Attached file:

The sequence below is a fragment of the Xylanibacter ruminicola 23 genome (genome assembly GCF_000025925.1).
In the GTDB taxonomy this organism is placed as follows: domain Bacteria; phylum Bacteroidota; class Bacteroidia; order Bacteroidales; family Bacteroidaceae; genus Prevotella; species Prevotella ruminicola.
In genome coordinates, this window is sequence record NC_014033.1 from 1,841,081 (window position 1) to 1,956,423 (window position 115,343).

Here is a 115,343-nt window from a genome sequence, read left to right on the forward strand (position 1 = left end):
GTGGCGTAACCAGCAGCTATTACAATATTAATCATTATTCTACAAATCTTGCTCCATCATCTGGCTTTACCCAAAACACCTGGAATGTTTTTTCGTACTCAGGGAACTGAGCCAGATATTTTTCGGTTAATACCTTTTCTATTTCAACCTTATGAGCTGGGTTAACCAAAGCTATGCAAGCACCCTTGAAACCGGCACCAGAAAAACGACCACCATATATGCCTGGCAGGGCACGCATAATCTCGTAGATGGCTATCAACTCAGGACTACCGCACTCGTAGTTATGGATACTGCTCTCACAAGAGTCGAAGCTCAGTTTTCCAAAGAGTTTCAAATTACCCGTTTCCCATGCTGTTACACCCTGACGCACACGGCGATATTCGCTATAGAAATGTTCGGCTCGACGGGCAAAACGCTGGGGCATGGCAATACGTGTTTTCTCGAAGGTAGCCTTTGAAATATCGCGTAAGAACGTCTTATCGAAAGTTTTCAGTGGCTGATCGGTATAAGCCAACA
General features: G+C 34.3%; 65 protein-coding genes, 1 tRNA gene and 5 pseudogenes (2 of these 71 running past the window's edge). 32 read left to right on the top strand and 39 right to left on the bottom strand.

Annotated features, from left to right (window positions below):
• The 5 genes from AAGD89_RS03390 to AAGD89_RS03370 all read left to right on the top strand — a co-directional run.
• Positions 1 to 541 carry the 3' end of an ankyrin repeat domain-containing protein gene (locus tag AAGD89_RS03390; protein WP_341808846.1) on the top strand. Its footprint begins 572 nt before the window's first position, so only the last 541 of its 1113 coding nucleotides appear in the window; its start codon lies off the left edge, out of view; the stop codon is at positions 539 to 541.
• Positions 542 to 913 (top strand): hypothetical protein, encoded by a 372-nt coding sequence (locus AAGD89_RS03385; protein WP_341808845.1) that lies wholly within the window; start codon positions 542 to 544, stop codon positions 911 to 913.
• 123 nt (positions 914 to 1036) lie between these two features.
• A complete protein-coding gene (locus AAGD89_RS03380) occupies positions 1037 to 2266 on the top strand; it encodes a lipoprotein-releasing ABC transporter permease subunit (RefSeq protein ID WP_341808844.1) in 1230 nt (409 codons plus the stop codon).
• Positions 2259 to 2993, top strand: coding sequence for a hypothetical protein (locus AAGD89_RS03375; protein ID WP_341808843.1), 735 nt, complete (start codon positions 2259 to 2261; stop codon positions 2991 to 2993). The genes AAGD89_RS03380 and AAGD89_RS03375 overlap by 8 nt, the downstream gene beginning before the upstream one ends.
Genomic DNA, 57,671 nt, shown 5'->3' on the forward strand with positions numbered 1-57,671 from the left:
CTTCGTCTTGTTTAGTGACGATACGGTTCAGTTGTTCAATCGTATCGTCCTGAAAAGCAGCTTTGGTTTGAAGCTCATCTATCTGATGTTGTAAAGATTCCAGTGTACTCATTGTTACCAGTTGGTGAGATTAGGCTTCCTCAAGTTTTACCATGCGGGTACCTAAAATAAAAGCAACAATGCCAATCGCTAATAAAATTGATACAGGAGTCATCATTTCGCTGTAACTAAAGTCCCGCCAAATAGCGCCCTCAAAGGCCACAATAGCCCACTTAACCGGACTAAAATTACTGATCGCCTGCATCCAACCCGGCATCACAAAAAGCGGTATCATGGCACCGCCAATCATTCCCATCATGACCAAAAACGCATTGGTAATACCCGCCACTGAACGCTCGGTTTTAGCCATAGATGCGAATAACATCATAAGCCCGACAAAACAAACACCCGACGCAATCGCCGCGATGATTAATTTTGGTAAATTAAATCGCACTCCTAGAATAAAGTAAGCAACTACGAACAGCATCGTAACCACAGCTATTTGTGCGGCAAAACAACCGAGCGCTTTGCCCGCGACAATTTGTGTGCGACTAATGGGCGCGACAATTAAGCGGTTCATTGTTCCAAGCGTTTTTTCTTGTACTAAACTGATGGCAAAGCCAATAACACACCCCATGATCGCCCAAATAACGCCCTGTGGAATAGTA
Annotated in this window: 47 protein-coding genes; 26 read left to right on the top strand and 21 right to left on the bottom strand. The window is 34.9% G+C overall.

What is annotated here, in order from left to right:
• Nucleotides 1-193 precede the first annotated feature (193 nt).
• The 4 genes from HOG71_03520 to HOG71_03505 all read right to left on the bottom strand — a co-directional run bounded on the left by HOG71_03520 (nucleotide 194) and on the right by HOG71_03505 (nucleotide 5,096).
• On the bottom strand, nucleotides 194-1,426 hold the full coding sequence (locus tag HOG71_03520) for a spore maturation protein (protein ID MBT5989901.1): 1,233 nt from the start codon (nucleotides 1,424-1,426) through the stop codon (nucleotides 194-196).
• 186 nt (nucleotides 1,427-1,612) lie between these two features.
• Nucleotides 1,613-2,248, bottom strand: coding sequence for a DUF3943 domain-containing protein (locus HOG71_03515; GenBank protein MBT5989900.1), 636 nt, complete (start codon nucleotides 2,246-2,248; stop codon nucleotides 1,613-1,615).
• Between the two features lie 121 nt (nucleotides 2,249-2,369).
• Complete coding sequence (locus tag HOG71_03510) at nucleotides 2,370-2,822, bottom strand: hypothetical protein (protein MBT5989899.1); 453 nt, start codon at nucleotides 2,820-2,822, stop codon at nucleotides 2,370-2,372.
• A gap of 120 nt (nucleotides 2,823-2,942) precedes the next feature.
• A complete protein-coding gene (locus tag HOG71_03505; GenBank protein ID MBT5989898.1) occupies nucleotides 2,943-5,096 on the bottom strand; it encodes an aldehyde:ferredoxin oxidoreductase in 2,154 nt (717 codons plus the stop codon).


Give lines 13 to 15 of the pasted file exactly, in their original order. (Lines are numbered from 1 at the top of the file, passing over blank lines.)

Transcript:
• Positions 2259 to 2993, top strand: coding sequence for a hypothetical protein (locus AAGD89_RS03375; protein ID WP_341808843.1), 735 nt, complete (start codon positions 2259 to 2261; stop codon positions 2991 to 2993). The genes AAGD89_RS03380 and AAGD89_RS03375 overlap by 8 nt, the downstream gene beginning before the upstream one ends.
Genomic DNA, 57,671 nt, shown 5'->3' on the forward strand with positions numbered 1-57,671 from the left:
CTTCGTCTTGTTTAGTGACGATACGGTTCAGTTGTTCAATCGTATCGTCCTGAAAAGCAGCTTTGGTTTGAAGCTCATCTATCTGATGTTGTAAAGATTCCAGTGTACTCATTGTTACCAGTTGGTGAGATTAGGCTTCCTCAAGTTTTACCATGCGGGTACCTAAAATAAAAGCAACAATGCCAATCGCTAATAAAATTGATACAGGAGTCATCATTTCGCTGTAACTAAAGTCCCGCCAAATAGCGCCCTCAAAGGCCACAATAGCCCACTTAACCGGACTAAAATTACTGATCGCCTGCATCCAACCCGGCATCACAAAAAGCGGTATCATGGCACCGCCAATCATTCCCATCATGACCAAAAACGCATTGGTAATACCCGCCACTGAACGCTCGGTTTTAGCCATAGATGCGAATAACATCATAAGCCCGACAAAACAAACACCCGACGCAATCGCCGCGATGATTAATTTTGGTAAATTAAATCGCACTCCTAGAATAAAGTAAGCAACTACGAACAGCATCGTAACCACAGCTATTTGTGCGGCAAAACAACCGAGCGCTTTGCCCGCGACAATTTGTGTGCGACTAATGGGCGCGACAATTAAGCGGTTCATTGTTCCAAGCGTTTTTTCTTGTACTAAACTGATGGCAAAGCCAATAACACACCCCATGATCGCCCAAATAACGCCCTGTGGAATAGTA